Jean-Pierre Raffarin, prime minister during the presidency of Jacques Chirac, put it this way: “Macron II will be different from Macron I. He must be as mobilized on politics as on the economy. His agenda could become that of an ‘augmented Fifth Republic’: we must shift the debates to the political sphere to avoid fighting in the streets.” 

In his victory speech, Macron expressed his desire to bring people together. But that’s wishful thinking that won’t last long. With measures such as raising the retirement age to 65, compulsory work for unemployed and underemployed recipients of the Active Solidarity Income (RSA), doubling the number of cops on the streets, a new effort at pension reform, and continuing the Islamophobic offensive, the next five years will be explosive — and we must be prepared.

Building a Bloc of Resistance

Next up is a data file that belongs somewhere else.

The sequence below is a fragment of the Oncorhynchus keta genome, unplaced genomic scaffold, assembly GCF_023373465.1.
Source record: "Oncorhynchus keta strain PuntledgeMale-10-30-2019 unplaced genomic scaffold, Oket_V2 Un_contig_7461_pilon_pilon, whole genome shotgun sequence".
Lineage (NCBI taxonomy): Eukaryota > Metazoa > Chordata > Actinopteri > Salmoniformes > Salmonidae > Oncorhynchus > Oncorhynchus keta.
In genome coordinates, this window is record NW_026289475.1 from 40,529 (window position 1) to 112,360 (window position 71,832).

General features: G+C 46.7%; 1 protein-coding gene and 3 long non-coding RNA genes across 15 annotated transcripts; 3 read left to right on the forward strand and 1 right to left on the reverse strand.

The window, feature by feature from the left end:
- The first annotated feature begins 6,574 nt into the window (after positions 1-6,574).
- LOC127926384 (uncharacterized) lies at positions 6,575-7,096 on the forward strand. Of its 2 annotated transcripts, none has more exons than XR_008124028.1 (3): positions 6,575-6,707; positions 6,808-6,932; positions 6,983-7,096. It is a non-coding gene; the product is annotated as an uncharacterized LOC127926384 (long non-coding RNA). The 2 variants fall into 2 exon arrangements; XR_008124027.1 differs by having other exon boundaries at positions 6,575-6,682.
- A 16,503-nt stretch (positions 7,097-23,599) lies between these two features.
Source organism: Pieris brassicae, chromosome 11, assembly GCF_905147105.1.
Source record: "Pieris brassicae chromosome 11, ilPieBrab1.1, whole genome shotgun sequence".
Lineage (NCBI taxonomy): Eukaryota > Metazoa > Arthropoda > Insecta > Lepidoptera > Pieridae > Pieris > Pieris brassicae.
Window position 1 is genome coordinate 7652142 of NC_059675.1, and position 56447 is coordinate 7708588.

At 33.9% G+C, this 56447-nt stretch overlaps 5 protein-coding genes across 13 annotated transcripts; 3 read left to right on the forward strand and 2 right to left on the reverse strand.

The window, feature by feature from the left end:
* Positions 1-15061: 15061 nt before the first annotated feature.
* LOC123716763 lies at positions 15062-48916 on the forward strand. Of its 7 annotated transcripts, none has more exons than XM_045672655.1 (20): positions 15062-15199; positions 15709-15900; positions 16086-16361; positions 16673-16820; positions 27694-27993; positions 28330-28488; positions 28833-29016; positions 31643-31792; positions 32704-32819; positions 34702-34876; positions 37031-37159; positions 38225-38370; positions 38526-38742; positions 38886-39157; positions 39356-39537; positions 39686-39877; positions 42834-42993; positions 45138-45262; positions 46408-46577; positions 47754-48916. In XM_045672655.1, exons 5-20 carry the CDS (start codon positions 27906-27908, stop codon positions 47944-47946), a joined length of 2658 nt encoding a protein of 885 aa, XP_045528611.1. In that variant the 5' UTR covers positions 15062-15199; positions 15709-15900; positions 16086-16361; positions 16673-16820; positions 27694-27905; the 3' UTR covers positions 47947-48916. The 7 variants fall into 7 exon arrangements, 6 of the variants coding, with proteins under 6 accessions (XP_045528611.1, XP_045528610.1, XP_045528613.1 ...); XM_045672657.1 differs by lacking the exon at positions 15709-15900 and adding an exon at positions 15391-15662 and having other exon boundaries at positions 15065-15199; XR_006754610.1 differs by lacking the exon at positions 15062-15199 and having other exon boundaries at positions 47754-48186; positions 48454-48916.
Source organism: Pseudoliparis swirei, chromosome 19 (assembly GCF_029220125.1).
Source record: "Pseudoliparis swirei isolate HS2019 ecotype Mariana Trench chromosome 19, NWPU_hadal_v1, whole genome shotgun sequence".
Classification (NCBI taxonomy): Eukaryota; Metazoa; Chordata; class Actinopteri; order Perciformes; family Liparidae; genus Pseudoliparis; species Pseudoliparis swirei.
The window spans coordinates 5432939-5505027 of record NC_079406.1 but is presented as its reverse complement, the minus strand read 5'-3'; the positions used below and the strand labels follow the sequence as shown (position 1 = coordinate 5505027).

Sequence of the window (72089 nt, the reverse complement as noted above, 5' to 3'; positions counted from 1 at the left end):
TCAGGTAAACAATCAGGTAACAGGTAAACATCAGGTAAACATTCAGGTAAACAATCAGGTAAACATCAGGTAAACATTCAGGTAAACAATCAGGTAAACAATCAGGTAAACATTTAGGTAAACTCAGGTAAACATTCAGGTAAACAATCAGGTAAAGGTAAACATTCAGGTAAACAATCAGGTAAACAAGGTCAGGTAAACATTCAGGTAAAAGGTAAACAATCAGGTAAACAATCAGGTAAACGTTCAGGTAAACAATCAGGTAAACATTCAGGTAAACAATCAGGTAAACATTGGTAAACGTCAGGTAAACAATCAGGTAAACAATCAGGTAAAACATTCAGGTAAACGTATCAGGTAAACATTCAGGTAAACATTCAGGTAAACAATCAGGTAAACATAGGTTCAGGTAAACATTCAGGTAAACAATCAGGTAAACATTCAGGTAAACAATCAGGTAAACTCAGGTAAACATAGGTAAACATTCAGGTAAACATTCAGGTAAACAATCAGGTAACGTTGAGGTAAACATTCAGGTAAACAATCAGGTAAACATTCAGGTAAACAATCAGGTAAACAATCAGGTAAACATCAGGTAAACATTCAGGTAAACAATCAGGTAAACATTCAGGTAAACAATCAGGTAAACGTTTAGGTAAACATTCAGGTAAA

Macron aims to refurbish his methods and pick up his generalized social offensive where he left off. This explains why he put highlighted intermediary bodies between the first and second rounds of the elections, promising, among other things, a major conference dedicated to financing “social progress” as a way to postpone raising the retirement age. While the trade union leaderships have sent lots of favorable signals about this proposal, multiplied the favorable signals in this sense, it is crucial that we refuse to fall for this “social dialogue” trap. What we need instead is a battle plan that is up to the task of fighting the coming government attacks!